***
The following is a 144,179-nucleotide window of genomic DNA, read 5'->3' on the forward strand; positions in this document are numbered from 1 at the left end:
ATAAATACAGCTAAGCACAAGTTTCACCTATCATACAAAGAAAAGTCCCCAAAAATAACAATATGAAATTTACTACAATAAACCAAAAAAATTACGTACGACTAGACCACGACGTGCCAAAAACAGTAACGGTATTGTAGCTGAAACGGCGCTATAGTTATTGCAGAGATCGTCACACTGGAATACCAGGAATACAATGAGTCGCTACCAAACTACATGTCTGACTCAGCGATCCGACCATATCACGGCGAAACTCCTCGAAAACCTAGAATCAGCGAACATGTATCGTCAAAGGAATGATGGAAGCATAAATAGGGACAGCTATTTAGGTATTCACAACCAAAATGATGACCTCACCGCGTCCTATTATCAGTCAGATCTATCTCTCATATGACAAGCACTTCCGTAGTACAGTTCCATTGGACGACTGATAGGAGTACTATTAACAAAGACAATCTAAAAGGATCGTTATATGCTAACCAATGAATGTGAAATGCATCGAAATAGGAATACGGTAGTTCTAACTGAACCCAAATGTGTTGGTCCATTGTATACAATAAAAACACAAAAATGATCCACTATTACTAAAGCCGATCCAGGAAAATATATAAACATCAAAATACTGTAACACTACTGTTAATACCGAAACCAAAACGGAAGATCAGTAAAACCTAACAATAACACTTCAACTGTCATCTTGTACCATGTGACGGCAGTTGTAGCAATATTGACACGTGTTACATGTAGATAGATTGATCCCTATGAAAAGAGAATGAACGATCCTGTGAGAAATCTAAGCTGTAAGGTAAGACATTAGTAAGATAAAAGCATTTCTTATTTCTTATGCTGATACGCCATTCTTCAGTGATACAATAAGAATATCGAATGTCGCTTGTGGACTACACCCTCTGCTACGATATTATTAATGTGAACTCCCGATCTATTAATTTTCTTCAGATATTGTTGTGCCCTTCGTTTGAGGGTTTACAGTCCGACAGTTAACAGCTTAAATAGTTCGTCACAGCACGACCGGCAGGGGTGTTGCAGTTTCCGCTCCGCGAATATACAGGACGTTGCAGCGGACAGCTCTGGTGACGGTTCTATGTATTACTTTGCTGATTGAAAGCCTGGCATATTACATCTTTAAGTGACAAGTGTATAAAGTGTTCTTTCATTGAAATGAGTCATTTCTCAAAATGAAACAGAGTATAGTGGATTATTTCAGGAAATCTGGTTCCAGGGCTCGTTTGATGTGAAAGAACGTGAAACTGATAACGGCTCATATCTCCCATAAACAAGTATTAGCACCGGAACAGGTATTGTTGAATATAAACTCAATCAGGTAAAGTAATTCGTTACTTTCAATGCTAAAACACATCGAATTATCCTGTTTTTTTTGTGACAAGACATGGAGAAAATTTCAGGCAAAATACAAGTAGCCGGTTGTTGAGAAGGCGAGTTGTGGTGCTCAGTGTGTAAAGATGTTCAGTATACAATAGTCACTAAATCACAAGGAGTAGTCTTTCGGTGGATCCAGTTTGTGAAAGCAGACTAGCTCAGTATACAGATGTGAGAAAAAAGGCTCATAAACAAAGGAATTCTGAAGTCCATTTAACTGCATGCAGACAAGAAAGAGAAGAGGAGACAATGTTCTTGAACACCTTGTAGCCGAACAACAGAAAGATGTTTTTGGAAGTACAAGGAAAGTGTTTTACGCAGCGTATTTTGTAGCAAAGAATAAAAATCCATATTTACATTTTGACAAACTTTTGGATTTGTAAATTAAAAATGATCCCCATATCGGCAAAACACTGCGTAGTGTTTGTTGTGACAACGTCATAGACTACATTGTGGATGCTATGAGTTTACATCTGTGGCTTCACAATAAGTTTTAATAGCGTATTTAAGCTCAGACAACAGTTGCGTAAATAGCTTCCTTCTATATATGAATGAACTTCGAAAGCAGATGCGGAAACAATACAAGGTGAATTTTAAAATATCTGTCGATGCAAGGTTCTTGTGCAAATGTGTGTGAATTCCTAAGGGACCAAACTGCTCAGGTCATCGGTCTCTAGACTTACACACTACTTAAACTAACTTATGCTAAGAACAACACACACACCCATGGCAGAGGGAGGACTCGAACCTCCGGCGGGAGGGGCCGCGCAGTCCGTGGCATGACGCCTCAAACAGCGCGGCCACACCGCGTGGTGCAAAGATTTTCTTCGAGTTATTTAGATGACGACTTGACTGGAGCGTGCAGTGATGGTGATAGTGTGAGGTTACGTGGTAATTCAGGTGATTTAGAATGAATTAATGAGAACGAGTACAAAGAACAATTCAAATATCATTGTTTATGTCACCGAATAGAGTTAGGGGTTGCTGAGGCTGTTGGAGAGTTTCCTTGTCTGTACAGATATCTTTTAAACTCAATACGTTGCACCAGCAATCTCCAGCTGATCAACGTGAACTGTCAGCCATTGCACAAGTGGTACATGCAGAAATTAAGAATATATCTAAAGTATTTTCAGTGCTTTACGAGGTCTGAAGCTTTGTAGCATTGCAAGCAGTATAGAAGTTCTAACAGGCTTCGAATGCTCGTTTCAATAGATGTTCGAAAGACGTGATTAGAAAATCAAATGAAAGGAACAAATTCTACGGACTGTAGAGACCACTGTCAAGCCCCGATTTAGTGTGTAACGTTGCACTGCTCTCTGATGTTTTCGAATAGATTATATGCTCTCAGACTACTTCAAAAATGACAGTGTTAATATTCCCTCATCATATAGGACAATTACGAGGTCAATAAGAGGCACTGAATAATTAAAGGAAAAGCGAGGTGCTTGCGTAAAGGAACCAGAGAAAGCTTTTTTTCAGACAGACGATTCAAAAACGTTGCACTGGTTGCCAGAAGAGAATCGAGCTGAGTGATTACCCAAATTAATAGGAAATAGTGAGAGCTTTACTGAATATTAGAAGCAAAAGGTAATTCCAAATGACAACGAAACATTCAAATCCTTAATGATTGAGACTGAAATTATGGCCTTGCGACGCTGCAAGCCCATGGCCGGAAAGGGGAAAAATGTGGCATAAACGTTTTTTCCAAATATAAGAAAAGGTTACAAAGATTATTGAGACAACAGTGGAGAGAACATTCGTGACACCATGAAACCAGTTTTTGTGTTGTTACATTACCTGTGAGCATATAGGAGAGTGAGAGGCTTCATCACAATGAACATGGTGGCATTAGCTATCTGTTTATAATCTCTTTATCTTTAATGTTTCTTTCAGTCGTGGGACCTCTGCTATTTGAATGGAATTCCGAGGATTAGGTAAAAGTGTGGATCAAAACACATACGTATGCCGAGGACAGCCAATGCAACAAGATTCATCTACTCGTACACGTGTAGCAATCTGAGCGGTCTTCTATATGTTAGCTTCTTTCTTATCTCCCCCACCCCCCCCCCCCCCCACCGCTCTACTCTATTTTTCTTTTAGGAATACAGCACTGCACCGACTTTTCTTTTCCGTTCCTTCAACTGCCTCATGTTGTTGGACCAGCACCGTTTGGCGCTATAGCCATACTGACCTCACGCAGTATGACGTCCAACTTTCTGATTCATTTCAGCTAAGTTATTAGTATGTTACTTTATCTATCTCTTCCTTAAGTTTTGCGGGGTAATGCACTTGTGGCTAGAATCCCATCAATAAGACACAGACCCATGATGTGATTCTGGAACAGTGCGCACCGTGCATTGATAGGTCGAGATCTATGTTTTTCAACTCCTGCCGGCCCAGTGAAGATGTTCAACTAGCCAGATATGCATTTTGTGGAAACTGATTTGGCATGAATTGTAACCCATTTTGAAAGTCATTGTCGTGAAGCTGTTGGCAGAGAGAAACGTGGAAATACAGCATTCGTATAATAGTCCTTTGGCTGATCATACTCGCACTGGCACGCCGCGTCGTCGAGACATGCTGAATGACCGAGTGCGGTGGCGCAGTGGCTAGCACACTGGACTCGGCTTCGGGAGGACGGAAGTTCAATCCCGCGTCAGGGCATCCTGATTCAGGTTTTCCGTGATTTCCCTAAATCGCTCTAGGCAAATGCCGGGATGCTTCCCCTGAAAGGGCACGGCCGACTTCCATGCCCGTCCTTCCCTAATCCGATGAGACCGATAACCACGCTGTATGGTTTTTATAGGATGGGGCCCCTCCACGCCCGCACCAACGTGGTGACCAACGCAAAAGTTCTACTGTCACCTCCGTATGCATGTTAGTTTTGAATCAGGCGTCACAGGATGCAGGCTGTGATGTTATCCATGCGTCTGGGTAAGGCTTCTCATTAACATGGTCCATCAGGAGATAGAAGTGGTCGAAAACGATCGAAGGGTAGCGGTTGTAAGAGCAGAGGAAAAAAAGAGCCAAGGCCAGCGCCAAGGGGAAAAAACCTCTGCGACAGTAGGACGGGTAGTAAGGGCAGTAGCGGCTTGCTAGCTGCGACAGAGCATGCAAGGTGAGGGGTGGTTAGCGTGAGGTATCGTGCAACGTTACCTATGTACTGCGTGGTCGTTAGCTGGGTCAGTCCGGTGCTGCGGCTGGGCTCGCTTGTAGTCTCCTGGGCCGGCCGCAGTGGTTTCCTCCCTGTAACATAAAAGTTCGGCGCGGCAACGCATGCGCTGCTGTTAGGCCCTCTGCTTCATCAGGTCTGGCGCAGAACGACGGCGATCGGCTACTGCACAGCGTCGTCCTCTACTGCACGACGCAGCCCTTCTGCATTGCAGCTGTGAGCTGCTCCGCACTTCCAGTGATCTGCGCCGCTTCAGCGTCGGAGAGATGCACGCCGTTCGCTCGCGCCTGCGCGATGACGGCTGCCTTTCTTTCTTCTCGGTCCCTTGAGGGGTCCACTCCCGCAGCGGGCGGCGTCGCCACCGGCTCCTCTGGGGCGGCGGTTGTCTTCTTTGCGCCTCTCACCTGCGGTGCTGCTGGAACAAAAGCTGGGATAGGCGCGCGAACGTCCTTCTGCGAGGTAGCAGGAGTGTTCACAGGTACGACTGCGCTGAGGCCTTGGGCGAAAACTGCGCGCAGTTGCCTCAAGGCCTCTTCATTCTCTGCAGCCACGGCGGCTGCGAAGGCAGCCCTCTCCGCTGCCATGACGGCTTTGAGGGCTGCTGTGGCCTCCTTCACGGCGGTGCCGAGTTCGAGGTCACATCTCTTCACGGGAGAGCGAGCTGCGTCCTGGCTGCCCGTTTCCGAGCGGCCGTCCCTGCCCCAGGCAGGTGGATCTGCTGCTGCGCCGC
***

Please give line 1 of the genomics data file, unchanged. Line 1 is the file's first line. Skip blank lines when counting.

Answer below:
The following is a 144,179-nucleotide window of genomic DNA, read 5'->3' on the forward strand; positions in this document are numbered from 1 at the left end: